by Gabriel Lomas
The Húli people live in the central mountains of the Papua New Guinea mainland, and number some 250,000 (Haley 2007:155). Across the language community there are minor dialectal variations associated with areas of migration (Lomas 1988:27–30), but these do not significantly affect communication. However, as regards the neighbouring Duna, Dugaba, and Obena peoples, language does affect communication—despite a Húli claim that they share a common ancestor called Héla—since each group speaks a language largely unknown to the others.
In Héla Húli, the tradition of chanting tales around the fire at night is found everywhere and has been a feature of Húli society from time out of mind. These tales, lasting for anything from a few minutes to several hours, 1 are called bì té, 2 or ‘talk clump/cluster/stand’. 3
Women chant bì té sitting with groups of women, men with groups of men, and while the primary purpose of these tales is to provide diversions, they treat social relationships and experiential knowledge that reflect many of the sociocultural values of the Húli community. Thus, they also teach ideational and behavioural norms, and, indeed, women have traditionally used bì té as a form of “infotainment” for their daughters and other girls, while boys and young men are always among those who listen to and are influenced by the tales sung by men.
Nowadays, although Húli society is changing, and schools, politics, money, local businesses, and the creeping spread of AIDS are causing ever increasing concerns and taking up more and more community attention, bì té performances continue to be esteemed and respected.
Bards have a wealth of traditional tales to draw upon, with generally two or more human characters in each tale. Sometimes a tale may carry a romantic interest, and there is nearly always some sort of supernatural element involved, such as a non-human spirit or a paranormal event. Very often, members of the hāroli ‘bachelor cult’ figure in the tales, although their status as hāroli is usually implied rather than stated. 4 Frequently, one of the human characters goes off on a journey, often into a high mountainous rain-forest where dāma ‘spirits’ dwell. These spirits may be ogre-type beings that eat human flesh, cannibals that devour each other, or slippery tricksters likened to the íba tīri ‘eels’ that inhabit the waterways.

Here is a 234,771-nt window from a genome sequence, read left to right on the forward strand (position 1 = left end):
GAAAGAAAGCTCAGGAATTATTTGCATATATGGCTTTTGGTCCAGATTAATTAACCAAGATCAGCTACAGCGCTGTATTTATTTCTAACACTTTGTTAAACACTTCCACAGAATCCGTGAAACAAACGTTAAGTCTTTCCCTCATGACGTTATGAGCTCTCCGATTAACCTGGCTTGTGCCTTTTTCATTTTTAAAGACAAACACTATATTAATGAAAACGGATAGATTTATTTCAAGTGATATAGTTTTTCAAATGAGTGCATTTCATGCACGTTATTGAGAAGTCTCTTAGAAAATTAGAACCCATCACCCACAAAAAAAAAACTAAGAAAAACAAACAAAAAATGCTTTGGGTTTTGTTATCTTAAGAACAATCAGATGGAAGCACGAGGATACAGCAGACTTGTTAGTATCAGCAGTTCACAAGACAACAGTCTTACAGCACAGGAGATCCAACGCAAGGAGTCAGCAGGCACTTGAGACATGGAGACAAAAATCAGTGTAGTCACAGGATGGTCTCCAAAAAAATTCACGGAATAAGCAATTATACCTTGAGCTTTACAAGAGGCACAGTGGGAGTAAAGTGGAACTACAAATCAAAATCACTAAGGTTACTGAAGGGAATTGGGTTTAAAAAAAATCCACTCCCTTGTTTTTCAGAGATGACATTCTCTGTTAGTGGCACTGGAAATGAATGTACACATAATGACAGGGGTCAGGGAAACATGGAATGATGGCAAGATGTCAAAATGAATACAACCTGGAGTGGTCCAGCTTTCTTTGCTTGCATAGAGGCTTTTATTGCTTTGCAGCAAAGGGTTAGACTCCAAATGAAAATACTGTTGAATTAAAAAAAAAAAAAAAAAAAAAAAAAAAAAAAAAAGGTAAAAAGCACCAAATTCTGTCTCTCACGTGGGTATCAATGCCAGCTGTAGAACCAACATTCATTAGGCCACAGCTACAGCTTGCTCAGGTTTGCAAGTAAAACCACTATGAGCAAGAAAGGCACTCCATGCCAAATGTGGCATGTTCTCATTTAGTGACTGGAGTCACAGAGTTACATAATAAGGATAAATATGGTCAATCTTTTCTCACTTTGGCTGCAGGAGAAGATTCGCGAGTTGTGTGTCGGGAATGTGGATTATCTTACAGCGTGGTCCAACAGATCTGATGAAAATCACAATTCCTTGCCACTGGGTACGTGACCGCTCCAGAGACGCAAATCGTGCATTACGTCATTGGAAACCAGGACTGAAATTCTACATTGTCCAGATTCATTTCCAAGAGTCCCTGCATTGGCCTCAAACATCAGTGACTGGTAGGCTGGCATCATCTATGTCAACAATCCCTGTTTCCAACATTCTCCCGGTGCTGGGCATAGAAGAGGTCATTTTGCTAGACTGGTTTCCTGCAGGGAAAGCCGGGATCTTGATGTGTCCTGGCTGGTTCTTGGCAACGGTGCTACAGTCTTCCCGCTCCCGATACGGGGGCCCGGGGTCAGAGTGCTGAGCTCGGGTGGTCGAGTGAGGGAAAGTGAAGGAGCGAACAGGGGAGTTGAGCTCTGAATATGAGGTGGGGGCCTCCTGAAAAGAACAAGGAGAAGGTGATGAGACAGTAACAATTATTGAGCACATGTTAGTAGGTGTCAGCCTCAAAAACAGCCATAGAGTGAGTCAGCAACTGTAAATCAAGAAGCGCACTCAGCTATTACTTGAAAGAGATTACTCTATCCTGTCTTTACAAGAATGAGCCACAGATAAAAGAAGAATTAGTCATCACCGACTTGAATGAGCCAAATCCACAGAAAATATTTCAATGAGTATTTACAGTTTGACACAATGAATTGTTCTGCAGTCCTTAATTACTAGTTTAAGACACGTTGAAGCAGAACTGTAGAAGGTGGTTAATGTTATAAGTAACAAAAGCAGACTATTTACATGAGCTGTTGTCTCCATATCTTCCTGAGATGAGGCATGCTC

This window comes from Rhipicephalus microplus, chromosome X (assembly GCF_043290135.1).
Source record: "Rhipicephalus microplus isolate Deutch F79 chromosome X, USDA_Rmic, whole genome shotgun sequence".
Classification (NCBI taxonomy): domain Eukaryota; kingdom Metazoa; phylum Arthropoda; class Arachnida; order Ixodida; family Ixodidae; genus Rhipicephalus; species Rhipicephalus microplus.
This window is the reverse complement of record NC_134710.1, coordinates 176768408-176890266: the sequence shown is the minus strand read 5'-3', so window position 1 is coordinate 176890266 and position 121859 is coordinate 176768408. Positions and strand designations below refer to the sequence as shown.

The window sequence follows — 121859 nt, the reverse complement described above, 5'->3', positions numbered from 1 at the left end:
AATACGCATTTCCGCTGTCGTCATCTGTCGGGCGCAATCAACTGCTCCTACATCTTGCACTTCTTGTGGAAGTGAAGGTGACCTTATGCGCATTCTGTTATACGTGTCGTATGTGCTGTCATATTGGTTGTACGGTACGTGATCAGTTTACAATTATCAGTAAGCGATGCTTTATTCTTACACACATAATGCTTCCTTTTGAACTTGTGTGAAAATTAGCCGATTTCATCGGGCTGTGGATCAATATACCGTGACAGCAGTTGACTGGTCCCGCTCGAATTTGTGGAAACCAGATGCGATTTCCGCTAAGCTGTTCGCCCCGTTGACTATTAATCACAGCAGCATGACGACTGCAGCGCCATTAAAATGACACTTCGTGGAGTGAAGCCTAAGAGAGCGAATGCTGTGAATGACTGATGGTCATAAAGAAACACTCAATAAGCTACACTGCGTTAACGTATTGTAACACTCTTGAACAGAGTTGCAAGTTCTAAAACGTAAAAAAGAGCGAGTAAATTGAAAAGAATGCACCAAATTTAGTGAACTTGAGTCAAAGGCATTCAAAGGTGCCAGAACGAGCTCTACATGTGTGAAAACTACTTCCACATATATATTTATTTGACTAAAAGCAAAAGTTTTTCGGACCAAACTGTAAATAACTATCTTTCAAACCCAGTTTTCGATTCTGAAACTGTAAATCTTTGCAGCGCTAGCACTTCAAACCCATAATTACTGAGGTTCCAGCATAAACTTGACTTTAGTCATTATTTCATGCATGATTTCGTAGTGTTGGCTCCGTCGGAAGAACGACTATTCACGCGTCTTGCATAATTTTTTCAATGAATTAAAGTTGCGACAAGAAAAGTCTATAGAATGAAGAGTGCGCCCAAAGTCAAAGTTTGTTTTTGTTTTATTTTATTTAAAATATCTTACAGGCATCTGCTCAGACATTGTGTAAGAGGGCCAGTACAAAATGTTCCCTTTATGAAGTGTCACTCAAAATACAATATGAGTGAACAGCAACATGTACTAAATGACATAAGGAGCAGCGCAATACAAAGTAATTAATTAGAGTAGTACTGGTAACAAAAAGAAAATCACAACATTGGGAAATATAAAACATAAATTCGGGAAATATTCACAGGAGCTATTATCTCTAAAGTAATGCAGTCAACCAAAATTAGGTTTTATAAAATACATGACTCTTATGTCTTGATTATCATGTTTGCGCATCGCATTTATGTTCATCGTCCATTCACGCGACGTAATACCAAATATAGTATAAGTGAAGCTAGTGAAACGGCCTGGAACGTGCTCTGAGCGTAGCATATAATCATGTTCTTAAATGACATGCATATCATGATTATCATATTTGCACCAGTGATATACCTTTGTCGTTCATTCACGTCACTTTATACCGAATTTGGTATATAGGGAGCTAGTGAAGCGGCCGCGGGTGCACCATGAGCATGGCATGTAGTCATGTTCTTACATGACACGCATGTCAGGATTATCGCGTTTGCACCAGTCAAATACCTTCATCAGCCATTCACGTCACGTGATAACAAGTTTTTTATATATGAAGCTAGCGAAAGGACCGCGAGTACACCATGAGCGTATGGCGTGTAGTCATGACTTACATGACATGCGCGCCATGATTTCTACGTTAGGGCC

The setting for each tale comprises the general and specific features of the Húli countryside: swamps, rivers, high ominous mountains with their deep forests and dark caves, cultivated garden plots and their produce, coloured clays, and the artefacts and adornments associated with them, along with the flora and fauna of the landscape and traditional Húli rituals. Such are the referents in bì té. Each story occurs within the constructs of Húli cosmology and is held to embody “truth,” although there is a general reluctance for people to claim that the events of any particular bì té actually occurred, and bards may use modulation to distance themselves from asserting the reality or otherwise of the tales they sing. 5 There is no special term in Húli for ‘bard’, such a person being called simply a bì té lāga ‘story-utterer/teller’. In the same way, people who perform on musical instruments that enable the articulation of words, such the gàwa ‘mouth bow’ and hìri júle ‘jaw’s harp’, are simply lāgaru ‘utterers’—occasionally bāgaru ‘strikers/strummers’—of these instruments. Such skills are acquired mainly by watching and imitating others. From childhood onwards, Húli are exposed to bì té, and snatches of the genre sometimes surface in everyday activities. 6
Bards become proficient 7 by paying attention to storytellers, remembering their stories and any special language used, imitating and practising chanting techniques, and making the stories their own. An individual bard will usually know a few tales well, although accomplished performers will have larger repertoires.